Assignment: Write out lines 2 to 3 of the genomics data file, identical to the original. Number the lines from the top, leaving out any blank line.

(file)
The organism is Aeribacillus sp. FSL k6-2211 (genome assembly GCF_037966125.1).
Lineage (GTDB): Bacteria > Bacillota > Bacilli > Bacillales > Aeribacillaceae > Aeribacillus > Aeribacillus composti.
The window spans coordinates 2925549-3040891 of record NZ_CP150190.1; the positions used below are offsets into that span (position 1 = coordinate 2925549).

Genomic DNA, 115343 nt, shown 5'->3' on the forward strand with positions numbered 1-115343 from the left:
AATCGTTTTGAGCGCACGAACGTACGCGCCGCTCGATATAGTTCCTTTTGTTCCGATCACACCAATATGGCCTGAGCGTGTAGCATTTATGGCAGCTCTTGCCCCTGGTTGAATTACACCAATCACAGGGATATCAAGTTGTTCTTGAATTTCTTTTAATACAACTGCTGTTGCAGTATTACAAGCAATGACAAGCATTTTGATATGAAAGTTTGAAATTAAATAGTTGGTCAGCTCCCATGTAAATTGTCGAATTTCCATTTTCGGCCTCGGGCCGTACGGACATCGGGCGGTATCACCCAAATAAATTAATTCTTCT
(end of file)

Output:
Lineage (GTDB): Bacteria > Bacillota > Bacilli > Bacillales > Aeribacillaceae > Aeribacillus > Aeribacillus composti.
The window spans coordinates 2925549-3040891 of record NZ_CP150190.1; the positions used below are offsets into that span (position 1 = coordinate 2925549).